Last Spring, I went to a transformation experience called the Revenant Process. I highly recommend it to anyone who is feeling stuck and wants to grow in self-awareness and in their leadership. In the room were a dozen or so banners with provocative ideas. One has stuck with me over the past few months:
"Transformation constantly has the character of doing violence,
whether to the claims of the everyday interpretation or to its complacency and its tranquilized obliviousness."
In other words, change is painful. Resurrection can't take place without a death of some sorts. In order for something new to happen, something old has to give. Jesus would often use violent metaphors to describe the type of work he was doing in people's lives.
"Truly, truly, I say to you, unless a grain of wheat falls into the earth and dies, it remains alone; but if it dies, it bears much fruit." (John 12:24)
“Truly, truly, I say to you, unless one is born again he cannot see the kingdom of God.” (John 3:3)
"First, take the log out of your own eye, and then you will see clearly." (Matthew 7:5)
"Neither is new wine put into old wineskins. If it is, the skins burst and the wine is spilled and the skins are destroyed. But new wine is put into fresh wineskins, and so both are preserved.” (Matthew 9:17)
New wine is moving, bubbling, and expanding as it ferments. Old wineskins are rigid and brittle, incapable of handling the volatility of change taking place within. New wineskins are flexible, adaptable. Able to survive.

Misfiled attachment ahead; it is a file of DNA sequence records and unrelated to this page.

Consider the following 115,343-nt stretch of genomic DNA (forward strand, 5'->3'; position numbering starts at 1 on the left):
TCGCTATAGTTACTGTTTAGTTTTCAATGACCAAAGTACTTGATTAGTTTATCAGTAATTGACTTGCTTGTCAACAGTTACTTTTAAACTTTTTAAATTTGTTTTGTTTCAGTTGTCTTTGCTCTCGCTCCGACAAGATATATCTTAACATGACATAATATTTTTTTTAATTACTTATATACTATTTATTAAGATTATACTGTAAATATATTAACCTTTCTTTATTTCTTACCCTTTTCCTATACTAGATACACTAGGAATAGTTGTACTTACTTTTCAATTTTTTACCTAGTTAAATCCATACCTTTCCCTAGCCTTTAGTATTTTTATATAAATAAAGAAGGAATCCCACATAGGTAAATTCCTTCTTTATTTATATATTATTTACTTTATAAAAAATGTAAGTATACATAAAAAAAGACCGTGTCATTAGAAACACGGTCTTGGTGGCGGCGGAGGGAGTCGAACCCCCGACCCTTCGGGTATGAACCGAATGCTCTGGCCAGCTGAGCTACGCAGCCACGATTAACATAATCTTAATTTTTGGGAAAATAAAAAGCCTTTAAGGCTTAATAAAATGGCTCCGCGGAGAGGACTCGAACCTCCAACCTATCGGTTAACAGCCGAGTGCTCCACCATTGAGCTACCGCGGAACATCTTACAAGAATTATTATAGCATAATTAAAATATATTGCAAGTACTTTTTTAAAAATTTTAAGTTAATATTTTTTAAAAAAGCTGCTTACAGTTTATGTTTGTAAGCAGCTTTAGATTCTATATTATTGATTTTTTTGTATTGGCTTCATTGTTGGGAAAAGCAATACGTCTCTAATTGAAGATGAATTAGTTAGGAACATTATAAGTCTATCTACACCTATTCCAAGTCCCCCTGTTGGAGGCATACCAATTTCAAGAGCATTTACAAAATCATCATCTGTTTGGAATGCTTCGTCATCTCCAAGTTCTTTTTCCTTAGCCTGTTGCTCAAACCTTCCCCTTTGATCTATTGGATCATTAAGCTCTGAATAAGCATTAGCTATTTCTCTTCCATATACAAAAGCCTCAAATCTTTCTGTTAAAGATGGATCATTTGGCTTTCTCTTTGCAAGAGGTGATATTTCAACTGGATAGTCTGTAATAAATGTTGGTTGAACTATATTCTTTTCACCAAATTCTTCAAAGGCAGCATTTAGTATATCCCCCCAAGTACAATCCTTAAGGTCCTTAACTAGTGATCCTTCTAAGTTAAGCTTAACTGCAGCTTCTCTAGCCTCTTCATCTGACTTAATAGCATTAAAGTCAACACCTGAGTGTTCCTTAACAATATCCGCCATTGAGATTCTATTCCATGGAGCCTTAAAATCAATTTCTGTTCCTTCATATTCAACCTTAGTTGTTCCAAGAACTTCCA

Jesus showed up on the scene and was doing an entirely new thing. He was the volatile new wine. People kept trying to stuff his teachings and his work into their old paradigms, but it wasn't working. Their old systems (full of greed, power grabs, legalism, and self-righteousness) weren't built to handle his new work (asking for generosity, servant leadership, grace-filled truth, and God-given-righteousness.) You can't expect rigid mindsets to hold an expanding worldview.
To be able to see what Jesus was doing clearly and join him in the kingdom work, they would have to take the plank out of their eyes. Change the way they see things. Expand their view.
They would have to be born again. We have three daughters, and are about to give birth to our fourth. Childbirth is a violent event. But from that violence comes new life. I don't think this metaphor is an accident.
As I've mentioned before, the word Jesus used for repentance was metanoia, which literally means to change your mind. In a sense, it is having a mental breakdown so that a rebuilding and a healing can begin.
I'm not advocating change for the sake of change. There must be something or someone that we are being called to. Jesus is the new wine. We may not have the legalism of the Pharisees or the paganism of the Romans, but we have our own versions of it. Jesus is inviting us to the difficult task of abandoning those systems for an abundant life. If we are patient and pliable, He is the new wine that brings life and joy. "God resists the proud, but gives grace to the humble."
Change is painful, and because of that, most of us don't change unless we are forced to. Henry Cloud wrote, “We change our behavior when the pain of staying the same becomes greater than the pain of changing. Consequences give us the pain that motivates us to change.”
Change requires a death. A death to me being 'right.' A death to the way I've interpreted the story. Perhaps a death to a relationship. And because it requires sacrifice, we resist. We fight. We cling. There's a lot at stake if we let go. There's a lot more at stake if we don't.